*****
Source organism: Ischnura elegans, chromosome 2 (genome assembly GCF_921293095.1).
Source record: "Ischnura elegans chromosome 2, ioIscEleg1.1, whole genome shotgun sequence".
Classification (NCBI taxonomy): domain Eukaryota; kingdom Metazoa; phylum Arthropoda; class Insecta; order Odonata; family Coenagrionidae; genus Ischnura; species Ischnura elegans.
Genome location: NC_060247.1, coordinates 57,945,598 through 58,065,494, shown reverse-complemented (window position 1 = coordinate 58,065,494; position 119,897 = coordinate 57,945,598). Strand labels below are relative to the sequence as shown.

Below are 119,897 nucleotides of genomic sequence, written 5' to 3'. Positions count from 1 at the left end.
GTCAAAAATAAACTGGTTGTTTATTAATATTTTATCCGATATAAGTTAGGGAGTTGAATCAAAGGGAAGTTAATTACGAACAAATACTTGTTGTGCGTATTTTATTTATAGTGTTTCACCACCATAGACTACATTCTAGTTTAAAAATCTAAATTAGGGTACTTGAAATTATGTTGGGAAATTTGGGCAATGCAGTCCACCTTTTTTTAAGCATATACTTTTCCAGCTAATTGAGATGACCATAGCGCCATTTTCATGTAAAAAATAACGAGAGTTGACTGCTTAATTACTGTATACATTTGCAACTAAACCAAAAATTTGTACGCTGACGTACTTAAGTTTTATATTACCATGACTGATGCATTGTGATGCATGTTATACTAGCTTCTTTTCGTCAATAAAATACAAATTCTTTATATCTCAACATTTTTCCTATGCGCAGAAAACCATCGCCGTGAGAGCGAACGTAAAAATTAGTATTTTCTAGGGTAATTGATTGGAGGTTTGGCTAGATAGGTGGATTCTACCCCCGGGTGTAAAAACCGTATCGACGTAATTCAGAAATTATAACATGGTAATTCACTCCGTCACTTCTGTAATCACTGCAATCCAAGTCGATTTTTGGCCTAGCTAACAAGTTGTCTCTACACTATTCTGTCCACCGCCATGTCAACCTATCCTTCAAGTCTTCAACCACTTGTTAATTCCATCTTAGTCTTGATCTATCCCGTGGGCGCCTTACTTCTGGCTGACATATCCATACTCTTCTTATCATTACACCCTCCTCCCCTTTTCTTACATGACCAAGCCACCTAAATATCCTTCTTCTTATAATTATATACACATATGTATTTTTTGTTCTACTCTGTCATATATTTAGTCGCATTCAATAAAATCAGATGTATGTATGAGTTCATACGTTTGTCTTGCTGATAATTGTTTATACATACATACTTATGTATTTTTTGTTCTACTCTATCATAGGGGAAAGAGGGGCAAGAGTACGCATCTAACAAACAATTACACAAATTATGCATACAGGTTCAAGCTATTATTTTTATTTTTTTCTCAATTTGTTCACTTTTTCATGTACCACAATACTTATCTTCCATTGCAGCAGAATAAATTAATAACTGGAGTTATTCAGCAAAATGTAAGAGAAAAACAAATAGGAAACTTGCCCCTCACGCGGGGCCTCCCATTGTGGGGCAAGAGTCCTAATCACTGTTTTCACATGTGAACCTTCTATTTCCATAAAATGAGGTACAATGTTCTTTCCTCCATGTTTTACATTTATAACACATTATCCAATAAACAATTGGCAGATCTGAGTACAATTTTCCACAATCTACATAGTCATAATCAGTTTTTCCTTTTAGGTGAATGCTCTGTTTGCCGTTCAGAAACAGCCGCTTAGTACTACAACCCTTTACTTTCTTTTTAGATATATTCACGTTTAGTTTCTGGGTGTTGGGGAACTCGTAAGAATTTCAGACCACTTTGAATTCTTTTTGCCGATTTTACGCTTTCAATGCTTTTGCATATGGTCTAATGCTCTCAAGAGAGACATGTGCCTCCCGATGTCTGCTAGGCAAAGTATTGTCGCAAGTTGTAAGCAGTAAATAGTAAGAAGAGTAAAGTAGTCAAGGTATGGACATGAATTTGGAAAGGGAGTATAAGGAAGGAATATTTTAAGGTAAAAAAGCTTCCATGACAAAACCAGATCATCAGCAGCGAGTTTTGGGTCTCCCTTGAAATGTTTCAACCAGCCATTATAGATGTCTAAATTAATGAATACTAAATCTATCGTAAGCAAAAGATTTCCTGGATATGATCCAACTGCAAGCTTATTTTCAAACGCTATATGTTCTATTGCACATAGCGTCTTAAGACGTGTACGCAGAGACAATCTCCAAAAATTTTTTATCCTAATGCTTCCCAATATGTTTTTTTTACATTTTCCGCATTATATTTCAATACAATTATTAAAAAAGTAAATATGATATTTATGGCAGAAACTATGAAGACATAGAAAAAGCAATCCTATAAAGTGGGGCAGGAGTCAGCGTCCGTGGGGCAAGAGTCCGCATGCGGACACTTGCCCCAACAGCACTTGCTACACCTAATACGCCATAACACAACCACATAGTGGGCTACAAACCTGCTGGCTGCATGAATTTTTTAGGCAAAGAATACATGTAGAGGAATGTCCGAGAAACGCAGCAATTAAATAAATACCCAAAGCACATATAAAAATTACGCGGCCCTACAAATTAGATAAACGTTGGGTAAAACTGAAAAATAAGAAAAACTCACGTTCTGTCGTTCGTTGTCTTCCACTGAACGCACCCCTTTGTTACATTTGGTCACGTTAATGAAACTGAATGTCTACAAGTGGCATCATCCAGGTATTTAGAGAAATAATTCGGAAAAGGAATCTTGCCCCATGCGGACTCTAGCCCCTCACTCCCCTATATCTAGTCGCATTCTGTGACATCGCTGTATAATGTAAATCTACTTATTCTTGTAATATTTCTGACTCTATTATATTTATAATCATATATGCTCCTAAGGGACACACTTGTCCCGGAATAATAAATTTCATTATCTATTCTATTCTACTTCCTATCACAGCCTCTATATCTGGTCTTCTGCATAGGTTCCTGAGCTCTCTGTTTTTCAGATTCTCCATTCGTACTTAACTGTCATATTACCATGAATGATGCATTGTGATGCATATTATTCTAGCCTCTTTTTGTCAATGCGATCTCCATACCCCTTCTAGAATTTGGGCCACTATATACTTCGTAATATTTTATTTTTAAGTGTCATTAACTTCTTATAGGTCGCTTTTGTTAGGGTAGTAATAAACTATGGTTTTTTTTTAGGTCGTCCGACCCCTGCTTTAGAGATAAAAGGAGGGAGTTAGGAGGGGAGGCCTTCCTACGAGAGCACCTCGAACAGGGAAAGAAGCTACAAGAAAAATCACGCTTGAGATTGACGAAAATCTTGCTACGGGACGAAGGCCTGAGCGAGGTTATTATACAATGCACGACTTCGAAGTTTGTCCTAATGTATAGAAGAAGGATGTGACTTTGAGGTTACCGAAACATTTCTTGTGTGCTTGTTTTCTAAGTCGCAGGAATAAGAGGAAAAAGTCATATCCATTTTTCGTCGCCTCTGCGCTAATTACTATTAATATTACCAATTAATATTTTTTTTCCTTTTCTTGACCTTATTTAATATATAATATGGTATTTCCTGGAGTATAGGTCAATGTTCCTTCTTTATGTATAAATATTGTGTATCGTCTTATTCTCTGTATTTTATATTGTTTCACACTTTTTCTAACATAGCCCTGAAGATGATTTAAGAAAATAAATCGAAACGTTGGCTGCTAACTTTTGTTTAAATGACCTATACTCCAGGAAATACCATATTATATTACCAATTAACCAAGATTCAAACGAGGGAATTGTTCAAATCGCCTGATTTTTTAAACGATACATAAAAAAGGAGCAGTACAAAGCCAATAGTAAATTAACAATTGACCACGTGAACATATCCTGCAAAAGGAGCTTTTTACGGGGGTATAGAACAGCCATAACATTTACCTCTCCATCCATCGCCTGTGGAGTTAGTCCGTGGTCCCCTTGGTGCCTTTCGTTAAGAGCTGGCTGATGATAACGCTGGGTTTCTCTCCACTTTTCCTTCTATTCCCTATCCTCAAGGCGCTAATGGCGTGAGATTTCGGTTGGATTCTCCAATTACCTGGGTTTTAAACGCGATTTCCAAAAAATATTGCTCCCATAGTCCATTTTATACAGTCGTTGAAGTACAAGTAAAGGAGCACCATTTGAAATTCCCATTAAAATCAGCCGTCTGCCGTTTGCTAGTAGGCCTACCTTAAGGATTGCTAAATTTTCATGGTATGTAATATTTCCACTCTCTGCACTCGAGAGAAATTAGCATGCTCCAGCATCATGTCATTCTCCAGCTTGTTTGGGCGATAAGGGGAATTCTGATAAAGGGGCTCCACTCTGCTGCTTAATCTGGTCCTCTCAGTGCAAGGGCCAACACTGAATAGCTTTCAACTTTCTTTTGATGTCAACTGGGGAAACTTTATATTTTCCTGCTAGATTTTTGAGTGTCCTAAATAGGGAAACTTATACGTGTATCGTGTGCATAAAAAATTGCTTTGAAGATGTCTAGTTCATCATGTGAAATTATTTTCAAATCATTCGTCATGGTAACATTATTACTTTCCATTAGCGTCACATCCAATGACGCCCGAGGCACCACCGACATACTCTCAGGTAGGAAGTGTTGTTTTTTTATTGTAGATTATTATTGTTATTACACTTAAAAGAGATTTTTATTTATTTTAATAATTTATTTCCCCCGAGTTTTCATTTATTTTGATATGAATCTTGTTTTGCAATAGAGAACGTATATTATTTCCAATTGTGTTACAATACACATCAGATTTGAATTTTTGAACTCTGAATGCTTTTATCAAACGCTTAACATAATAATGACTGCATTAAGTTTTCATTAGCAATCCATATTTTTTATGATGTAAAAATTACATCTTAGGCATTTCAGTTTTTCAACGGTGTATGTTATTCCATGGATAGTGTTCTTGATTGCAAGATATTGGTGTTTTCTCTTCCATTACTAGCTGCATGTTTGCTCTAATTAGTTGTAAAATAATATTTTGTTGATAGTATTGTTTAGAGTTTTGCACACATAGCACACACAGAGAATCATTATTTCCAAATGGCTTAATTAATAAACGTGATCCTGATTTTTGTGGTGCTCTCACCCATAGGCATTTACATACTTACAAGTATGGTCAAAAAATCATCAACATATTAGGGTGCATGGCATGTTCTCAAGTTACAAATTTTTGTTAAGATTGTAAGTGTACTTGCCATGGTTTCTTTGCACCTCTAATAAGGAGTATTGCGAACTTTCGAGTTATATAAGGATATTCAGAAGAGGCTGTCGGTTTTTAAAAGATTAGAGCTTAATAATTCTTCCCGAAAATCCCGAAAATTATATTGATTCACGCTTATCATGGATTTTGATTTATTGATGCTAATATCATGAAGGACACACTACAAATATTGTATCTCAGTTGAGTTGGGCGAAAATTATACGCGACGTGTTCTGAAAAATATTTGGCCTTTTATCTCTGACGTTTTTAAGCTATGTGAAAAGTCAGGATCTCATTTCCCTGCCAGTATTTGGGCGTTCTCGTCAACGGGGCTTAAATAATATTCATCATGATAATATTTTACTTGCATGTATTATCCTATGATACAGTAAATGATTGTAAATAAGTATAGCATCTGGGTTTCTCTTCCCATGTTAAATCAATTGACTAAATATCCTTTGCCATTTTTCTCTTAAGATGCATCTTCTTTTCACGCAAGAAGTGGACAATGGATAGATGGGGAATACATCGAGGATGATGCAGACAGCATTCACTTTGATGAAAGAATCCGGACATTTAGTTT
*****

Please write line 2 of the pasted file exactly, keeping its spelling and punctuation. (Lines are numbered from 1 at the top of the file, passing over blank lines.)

Source record: "Ischnura elegans chromosome 2, ioIscEleg1.1, whole genome shotgun sequence".